INTERMITTENT rain showers and a pitch left soggy by overnight rain couldn’t delay the inevitable yesterday: Australia regained the Ashes from England with victory in the third Test.
Steve Smith’s Australian side followed up its convincing victories in the first two tests in Brisbane (by 10 wickets) and Adelaide (120 runs) by winning the third by an even more emphatic margin of an innings and 41 runs to take the best-of-five series 3-0.
Needing to bat through the fifth and final day to salvage a draw and keep the series alive, England were all out for 218 after Perth’s fickle weather almost saved them.
The final day started two hours later than scheduled due to frequent showers, and some wet patches on the pitch because the ground wasn’t covered properly overnight.
And from there, it was all about the state of the pitch.
England’s Australian coach Trevor Bayliss questioned whether the wicket was fit for cricket, saying the leaky covers had made the pitch dangerous. Ground staff used blower vacuums in a bid to dry several damp patches on the pitch, and play eventually got under way.
Smith joked that he had looked at the rain forecast on about 35 different websites the night before, but that he didn’t expect to see a rain-soaked pitch when the covers were taken off yesterday.
“I think it was a shame that some water was able to get through the covers in the first place at an international venue,” Smith said. “That was a shame to start the day.
“But I feel that the umpires made the right call at the time to get us back on and play the game. The whole thing basically dried out and it was hard.”
Before play started, England captain Joe Root tried his best to convince the umpires that the pitch wasn’t up to Test standards. But after the match, Root said the umpires followed the correct procedures.
“The pitch didn’t really, from those spots, really misbehave or become dangerous,” Root said. “So I think credit has to go to the umpires for making the right call when to start the game.”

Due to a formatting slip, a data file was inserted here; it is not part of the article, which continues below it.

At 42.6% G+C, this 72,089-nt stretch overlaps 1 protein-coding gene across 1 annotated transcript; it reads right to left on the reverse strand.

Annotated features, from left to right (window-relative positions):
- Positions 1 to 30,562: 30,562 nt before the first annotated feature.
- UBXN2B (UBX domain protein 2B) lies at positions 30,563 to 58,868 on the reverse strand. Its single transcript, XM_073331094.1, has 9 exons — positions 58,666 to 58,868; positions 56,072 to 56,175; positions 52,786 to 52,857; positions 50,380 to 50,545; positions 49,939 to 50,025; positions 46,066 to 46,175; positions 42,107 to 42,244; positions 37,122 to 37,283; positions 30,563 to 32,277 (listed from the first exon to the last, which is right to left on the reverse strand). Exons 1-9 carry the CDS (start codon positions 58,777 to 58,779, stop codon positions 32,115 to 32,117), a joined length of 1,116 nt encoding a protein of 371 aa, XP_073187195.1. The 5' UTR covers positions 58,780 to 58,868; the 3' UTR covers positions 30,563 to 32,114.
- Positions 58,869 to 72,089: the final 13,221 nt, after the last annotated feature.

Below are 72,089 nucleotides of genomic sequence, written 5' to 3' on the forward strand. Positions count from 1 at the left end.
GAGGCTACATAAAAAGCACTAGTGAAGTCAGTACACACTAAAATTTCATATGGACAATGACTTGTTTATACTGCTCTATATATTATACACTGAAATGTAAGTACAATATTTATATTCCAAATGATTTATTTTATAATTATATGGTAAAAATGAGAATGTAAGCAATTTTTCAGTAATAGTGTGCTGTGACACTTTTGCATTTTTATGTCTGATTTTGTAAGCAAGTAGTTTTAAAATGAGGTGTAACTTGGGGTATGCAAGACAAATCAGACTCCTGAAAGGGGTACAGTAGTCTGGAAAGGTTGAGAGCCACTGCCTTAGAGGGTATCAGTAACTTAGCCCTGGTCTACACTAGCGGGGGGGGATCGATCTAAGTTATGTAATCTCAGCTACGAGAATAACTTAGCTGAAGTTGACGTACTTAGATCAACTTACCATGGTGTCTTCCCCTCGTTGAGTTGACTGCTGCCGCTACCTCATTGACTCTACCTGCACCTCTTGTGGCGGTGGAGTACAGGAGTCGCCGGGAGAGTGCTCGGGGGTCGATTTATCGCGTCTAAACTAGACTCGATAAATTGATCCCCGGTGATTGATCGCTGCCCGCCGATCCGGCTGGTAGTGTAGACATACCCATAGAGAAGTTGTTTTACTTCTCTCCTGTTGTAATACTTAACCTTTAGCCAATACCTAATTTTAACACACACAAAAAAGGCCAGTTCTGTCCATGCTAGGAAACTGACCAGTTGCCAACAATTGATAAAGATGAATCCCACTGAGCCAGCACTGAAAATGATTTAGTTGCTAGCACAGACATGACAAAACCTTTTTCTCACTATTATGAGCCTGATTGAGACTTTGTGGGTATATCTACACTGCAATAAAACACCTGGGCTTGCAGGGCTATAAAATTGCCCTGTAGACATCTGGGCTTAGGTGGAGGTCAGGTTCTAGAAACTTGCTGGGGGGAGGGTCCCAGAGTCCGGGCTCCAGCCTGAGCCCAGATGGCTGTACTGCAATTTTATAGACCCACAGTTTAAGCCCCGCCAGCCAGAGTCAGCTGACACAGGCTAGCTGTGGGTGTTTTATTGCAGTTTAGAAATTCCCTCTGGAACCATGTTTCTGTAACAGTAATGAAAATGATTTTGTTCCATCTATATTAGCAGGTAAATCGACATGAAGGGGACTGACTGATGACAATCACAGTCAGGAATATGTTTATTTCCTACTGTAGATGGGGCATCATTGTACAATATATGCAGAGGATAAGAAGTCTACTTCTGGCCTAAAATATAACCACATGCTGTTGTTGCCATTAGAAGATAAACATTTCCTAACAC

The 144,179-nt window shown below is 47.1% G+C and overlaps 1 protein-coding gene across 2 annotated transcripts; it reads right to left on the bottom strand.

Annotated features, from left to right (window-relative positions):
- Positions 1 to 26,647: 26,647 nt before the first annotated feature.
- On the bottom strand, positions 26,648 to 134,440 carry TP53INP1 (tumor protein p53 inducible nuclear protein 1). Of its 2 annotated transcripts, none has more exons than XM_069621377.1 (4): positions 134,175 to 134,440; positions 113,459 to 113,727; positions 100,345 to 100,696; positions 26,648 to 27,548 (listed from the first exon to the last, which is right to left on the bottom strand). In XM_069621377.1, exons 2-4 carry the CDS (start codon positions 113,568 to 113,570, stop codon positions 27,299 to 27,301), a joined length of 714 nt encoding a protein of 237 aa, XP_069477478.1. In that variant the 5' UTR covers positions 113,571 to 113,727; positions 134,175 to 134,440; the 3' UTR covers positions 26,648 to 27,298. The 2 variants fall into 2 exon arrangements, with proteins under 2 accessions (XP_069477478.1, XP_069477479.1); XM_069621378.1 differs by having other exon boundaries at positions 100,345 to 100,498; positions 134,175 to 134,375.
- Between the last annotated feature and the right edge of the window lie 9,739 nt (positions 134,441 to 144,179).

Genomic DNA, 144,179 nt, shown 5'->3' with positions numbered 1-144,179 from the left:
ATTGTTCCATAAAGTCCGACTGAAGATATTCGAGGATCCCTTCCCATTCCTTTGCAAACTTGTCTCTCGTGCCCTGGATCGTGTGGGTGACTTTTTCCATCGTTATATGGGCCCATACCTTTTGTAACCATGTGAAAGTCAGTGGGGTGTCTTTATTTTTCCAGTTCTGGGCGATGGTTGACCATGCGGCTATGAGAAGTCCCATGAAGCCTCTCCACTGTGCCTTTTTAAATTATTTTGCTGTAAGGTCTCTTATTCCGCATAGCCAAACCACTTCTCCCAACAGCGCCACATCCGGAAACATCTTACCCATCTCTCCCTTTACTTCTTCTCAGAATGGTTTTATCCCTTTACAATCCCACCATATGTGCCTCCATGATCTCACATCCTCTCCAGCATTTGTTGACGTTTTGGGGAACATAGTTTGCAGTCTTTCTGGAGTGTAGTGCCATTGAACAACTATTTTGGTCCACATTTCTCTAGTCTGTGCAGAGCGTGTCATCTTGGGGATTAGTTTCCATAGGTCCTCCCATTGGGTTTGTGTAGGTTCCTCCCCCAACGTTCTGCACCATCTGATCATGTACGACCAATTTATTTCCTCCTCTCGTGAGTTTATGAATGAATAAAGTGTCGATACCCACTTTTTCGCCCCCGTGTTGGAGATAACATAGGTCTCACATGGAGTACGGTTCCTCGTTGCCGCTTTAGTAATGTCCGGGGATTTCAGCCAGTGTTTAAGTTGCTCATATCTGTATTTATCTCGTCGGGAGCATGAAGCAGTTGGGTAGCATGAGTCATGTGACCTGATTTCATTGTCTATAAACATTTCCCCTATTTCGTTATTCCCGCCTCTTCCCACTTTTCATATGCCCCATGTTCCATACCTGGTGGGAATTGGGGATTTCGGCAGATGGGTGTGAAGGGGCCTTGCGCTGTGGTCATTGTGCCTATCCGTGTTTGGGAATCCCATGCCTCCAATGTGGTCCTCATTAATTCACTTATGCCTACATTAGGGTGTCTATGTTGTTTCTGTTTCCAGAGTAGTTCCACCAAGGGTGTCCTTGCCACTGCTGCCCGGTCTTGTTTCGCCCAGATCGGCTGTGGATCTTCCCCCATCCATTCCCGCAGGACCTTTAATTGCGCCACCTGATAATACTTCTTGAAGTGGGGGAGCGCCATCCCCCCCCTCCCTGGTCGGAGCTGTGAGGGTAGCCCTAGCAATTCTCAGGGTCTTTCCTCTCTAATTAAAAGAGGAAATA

Australian paceman Josh Hazlewood ripped through England’s middle and lower-order batsmen to hasten the end for England once play got under way.
Hazlewood clean bowled England wicketkeeper Jonny Bairstow for 14 with his first delivery of the day then added the key wickets of Dawid Malan (54) and Craig Overton (12) to complete his first five-wicket haul in an Ashes Test and finish with figures of 5-48.
Spinner Nathan Lyon (2-42) removed Moeen Ali for 11 before paceman Pat Cummins (2-53) dismissed Stuart Broad (0) and Chris Woakes (22) to seal Australia’s lopsided win just before the rescheduled tea break.
“Very difficult to take, but fair play to Australia, they’ve outplayed us in all three games and we’ve got to be better,” Root said.
Root emphasised the graft put in by one and all, and even wondered aloud whether he himself has perhaps been trying too hard for his own good.
“It’s bitterly disappointing,” he said. But “they tried absolutely everything. It wasn’t for the lack of effort.
“We went through every plan — different fields, bowling straight, hanging it wide, every now and again a bit of bumper warfare.
“It felt like we didn’t leave anything to chance.”
Root was left bemoaning the same factors here as in Brisbane and Adelaide — that England matched Australia, even out-performed them at times, but simply not for long enough.
“I don’t think these three games are a fair reflection of how we’ve played and what we’re capable of,” he added.
“I think we need to do ourselves and the supporters back home justice.
“Probably the biggest thing that has been to my detriment is trying too hard.
“I’ve been desperate to win this series.”
You can’t buy a revolution, but you can help the only daily paper in Britain that’s fighting for one by joining the 501 club.
Just £5 a month gives you the opportunity to win one of 17 prizes, from £25 to the £501 jackpot.
By becoming a 501 Club member you are helping the Morning Star cover its printing, distribution and staff costs — help keep our paper thriving by joining!
You can’t buy a revolution, but you can help the only daily paper in Britain that’s fighting for one by become a member of the People’s Printing Press Society.
The Morning Star is a readers’ co-operative, which means you can become an owner of the paper too by buying shares in the society.
Shares are £1 each — though unlike capitalist firms, each shareholder has an equal say. Money from shares contributes directly to keep our paper thriving.
Some union branches have taken out shares of over £500 and individuals over £100.
You can’t buy a revolution, but you can help the only daily paper in Britain that’s fighting for one by donating to the Fighting Fund.
The Morning Star is unique, as a lone socialist voice in a sea of corporate media. We offer a platform for those who would otherwise never be listened to, coverage of stories that would otherwise be buried.
The rich don’t like us, and they don’t advertise with us, so we rely on you, our readers and friends. With a regular donation to our monthly Fighting Fund, we can continue to thumb our noses at the fat cats and tell truth to power.
Donate today and make a regular contribution.